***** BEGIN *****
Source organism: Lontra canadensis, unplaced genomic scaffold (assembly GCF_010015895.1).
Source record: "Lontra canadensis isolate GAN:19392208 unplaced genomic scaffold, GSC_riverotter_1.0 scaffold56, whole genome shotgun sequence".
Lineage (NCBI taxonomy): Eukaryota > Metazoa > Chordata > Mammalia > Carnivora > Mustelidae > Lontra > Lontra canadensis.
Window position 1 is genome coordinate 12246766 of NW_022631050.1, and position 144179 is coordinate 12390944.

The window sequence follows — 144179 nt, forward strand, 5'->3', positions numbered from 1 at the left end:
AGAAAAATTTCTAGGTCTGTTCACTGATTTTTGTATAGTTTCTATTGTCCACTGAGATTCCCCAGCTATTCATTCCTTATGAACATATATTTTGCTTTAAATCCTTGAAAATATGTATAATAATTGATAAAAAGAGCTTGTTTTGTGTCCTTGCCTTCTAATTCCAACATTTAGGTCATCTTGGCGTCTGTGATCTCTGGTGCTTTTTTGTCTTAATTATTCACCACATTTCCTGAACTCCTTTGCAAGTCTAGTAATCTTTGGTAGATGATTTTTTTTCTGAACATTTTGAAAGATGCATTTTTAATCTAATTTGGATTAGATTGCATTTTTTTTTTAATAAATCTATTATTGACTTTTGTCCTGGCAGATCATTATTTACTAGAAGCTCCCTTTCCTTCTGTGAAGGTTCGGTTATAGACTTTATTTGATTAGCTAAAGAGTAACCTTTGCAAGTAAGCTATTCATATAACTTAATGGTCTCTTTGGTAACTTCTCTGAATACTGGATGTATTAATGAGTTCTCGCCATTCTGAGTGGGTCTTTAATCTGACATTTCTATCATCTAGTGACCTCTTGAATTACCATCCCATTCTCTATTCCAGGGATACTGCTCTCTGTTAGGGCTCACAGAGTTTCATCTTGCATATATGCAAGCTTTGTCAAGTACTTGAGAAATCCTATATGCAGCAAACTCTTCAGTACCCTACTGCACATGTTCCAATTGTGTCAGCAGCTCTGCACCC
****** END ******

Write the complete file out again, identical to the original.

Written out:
Source organism: Lontra canadensis, unplaced genomic scaffold (assembly GCF_010015895.1).
Source record: "Lontra canadensis isolate GAN:19392208 unplaced genomic scaffold, GSC_riverotter_1.0 scaffold56, whole genome shotgun sequence".
Lineage (NCBI taxonomy): Eukaryota > Metazoa > Chordata > Mammalia > Carnivora > Mustelidae > Lontra > Lontra canadensis.
Window position 1 is genome coordinate 12246766 of NW_022631050.1, and position 144179 is coordinate 12390944.

The window sequence follows — 144179 nt, forward strand, 5'->3', positions numbered from 1 at the left end:
AGAAAAATTTCTAGGTCTGTTCACTGATTTTTGTATAGTTTCTATTGTCCACTGAGATTCCCCAGCTATTCATTCCTTATGAACATATATTTTGCTTTAAATCCTTGAAAATATGTATAATAATTGATAAAAAGAGCTTGTTTTGTGTCCTTGCCTTCTAATTCCAACATTTAGGTCATCTTGGCGTCTGTGATCTCTGGTGCTTTTTTGTCTTAATTATTCACCACATTTCCTGAACTCCTTTGCAAGTCTAGTAATCTTTGGTAGATGATTTTTTTTCTGAACATTTTGAAAGATGCATTTTTAATCTAATTTGGATTAGATTGCATTTTTTTTTTAATAAATCTATTATTGACTTTTGTCCTGGCAGATCATTATTTACTAGAAGCTCCCTTTCCTTCTGTGAAGGTTCGGTTATAGACTTTATTTGATTAGCTAAAGAGTAACCTTTGCAAGTAAGCTATTCATATAACTTAATGGTCTCTTTGGTAACTTCTCTGAATACTGGATGTATTAATGAGTTCTCGCCATTCTGAGTGGGTCTTTAATCTGACATTTCTATCATCTAGTGACCTCTTGAATTACCATCCCATTCTCTATTCCAGGGATACTGCTCTCTGTTAGGGCTCACAGAGTTTCATCTTGCATATATGCAAGCTTTGTCAAGTACTTGAGAAATCCTATATGCAGCAAACTCTTCAGTACCCTACTGCACATGTTCCAATTGTGTCAGCAGCTCTGCACCC